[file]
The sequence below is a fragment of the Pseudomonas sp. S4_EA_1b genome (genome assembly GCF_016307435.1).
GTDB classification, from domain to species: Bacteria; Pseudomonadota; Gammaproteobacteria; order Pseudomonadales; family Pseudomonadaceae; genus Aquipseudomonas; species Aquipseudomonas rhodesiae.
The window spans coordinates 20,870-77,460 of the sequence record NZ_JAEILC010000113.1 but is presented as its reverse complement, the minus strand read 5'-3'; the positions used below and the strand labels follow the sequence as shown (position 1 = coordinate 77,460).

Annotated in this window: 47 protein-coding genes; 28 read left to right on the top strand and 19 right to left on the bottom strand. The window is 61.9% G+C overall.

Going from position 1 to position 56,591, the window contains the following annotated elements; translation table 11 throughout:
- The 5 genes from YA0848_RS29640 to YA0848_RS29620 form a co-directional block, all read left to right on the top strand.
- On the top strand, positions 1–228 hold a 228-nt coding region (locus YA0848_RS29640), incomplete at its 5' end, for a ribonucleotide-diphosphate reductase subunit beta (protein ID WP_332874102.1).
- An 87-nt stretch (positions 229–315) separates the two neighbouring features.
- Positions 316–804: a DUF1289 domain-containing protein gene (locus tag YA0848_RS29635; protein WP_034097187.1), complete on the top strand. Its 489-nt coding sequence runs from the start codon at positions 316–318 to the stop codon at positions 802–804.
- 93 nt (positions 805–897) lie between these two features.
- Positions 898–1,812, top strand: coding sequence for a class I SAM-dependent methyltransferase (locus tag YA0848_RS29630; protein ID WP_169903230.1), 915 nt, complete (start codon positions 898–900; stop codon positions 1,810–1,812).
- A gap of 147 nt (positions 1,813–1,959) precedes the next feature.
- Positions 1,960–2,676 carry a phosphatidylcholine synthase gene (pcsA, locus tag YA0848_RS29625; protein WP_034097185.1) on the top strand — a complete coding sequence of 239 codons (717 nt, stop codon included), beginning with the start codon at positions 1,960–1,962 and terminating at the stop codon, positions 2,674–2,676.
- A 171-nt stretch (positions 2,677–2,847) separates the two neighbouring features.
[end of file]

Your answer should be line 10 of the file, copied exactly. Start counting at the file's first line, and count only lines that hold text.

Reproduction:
- 93 nt (positions 805–897) lie between these two features.